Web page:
Human Rights Defenders
In 2005, the authorities intensified their harassment of independent human rights defenders and lawyers in an attempt to prevent them from publicizing and pursuing human rights violations. The judiciary summoned Noble Peace Prize winner Shirin Ebadi in January 2005 without specifying charges against her. After she challenged her summons as illegal, and following an international outcry, the judiciary rescinded its order. In July, the authorities once again threatened to arrest Ebadi after she publicized several high-profile human rights cases. On July 30, the judiciary detained Abdolfattah Soltani, a lawyer and member of the Center for Defense of Human Rights, after Soltani and Ebadi protested the judiciary’s inaction in Zahra Kazemi’s case. No formal charges have been filed against Soltani; the judiciary appears to be using his illegal detention as a way to intimidate and silence other human rights defenders and lawyers. Prominent dissident and investigative journalist Akbar Ganji, who exposed the role of high-ranking officials in the murders of writers and intellectuals in 1998, remained imprisoned for a sixth year.
Iran’s ethnic and religious minorities are subject to discrimination and, in some cases, persecution. The Baha’i community continues to be denied permission to worship or engage in communal affairs in a public manner. In April 2005, protests erupted in the southern province of Khuzistan, home to nearly two million Iranians of Arab descent, following publication of a letter allegedly written by Mohammad Ali Abtahi, an advisor to then-President Mohammad Khatami, which referred to government plans to implement policies that would reduce the proportion of ethnic Arabs in Khuzistan’s population. After security forces opened fire to disperse demonstrators in Ahvaz, the confrontation turned violent and spread to other cities and towns in Khuzistan. The next day, Abtahi and other government officials called the letter a fake. During the clashes, security forces killed at least fifty protestors and detained hundreds more.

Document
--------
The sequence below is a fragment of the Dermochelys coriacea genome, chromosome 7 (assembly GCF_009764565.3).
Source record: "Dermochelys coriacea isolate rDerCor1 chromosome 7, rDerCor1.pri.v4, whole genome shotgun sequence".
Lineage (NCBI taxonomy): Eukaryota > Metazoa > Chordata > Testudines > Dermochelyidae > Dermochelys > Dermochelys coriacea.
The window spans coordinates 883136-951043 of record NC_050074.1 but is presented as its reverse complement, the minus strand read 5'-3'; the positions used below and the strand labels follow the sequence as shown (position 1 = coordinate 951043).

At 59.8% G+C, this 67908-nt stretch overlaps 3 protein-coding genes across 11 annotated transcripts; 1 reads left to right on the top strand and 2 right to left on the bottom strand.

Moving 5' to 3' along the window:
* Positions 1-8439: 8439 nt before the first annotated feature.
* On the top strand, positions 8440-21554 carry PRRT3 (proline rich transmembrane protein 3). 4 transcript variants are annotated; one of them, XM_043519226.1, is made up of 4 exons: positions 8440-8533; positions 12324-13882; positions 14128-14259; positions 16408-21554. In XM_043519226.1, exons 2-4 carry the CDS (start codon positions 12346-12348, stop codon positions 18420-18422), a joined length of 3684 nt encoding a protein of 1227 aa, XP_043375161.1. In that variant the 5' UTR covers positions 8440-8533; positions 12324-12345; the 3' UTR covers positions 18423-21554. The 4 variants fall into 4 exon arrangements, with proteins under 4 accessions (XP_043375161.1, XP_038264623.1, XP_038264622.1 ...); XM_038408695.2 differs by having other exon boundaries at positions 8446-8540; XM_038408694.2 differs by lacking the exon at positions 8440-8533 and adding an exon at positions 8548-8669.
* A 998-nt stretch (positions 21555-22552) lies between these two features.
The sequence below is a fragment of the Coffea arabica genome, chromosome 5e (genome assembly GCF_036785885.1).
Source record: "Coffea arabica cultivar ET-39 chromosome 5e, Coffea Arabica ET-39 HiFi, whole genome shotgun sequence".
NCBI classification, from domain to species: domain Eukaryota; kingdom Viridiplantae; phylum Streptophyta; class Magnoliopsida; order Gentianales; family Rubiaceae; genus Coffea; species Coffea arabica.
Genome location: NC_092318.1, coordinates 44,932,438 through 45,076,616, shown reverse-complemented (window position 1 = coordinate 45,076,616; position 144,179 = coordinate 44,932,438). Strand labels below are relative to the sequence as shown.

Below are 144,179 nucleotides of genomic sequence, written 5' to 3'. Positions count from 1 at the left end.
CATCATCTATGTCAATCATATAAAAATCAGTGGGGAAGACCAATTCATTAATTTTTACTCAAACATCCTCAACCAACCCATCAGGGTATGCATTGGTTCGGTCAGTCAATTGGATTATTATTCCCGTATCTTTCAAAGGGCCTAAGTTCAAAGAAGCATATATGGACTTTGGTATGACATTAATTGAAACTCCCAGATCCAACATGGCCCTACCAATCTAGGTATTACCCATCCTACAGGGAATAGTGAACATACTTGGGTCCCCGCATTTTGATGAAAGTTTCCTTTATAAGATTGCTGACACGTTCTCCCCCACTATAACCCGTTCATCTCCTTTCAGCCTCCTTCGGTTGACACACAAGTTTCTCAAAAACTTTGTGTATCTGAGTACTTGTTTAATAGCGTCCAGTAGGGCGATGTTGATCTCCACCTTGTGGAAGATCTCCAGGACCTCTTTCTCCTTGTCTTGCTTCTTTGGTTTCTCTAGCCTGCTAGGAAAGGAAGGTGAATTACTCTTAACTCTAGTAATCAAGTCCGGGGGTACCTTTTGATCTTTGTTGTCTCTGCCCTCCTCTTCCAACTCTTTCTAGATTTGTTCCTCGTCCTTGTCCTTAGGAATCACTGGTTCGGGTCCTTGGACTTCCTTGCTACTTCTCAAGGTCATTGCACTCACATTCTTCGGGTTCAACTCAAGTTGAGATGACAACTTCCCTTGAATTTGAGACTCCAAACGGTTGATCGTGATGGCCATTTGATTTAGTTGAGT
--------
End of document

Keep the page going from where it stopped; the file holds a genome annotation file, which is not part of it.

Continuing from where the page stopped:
In July 2005, security forces shot and killed a Kurdish activist, Shivan Qaderi, in Mahabad. In the wake of this incident protests were held in several cities and towns in Kurdistan demanding that the government apprehend Qaderi’s killers and put them on trial. Government forces put down the protests, killing at least seventeen people and detaining several prominent Kurdish journalists and activists. In October 2005, they were released on bail.
Key International Actors
In 2005 the policy of the European Union towards Iran was dominated by negotiations over Iran’s nuclear programs, with human rights concerns a secondary matter. The European Union has pledged to tie Iranian respect for human rights to progress in co-operation on other issues, but so far with little impact. Australia and Switzerland also have “human rights dialogues” with Iran but have not made public any relevant benchmarks for assessing progress.
Against strenuous Iranian objections, the United Nations General Assembly adopted a resolution in November 2004, noting serious violations and the worsening of the human rights situation in Iran. However, in 2005, unlike in previous years, no resolution was introduced at the U.N. Commission on Human Rights concerning the human rights situation in Iran. Under a standing invitation issued in 2002 from Tehran to the thematic mechanisms of the U.N. Commission on Human Rights, the Working Group on Arbitrary Detention and the special rapporteur on the promotion and protection of the right to freedom of opinion and expression visited the country and subsequently issued reports critical of government practices. However, the government has failed to implement their recommendations, and in some cases there were reprisals, such as re-arrest, against persons who testified to the experts. In January 2005 the special rapporteur on violence against women visited Iran, and the special rapporteur on adequate housing made a visit in August. Iran has not responded to requests by the U.N. special rapporteurs on torture and on extrajudicial executions to visit the country.
Relations between the United States and Iran remain poor. President Bush in August 2005 said that U.S. military action against Iran was an “option on the table,” but the administration reportedly remains divided on this point.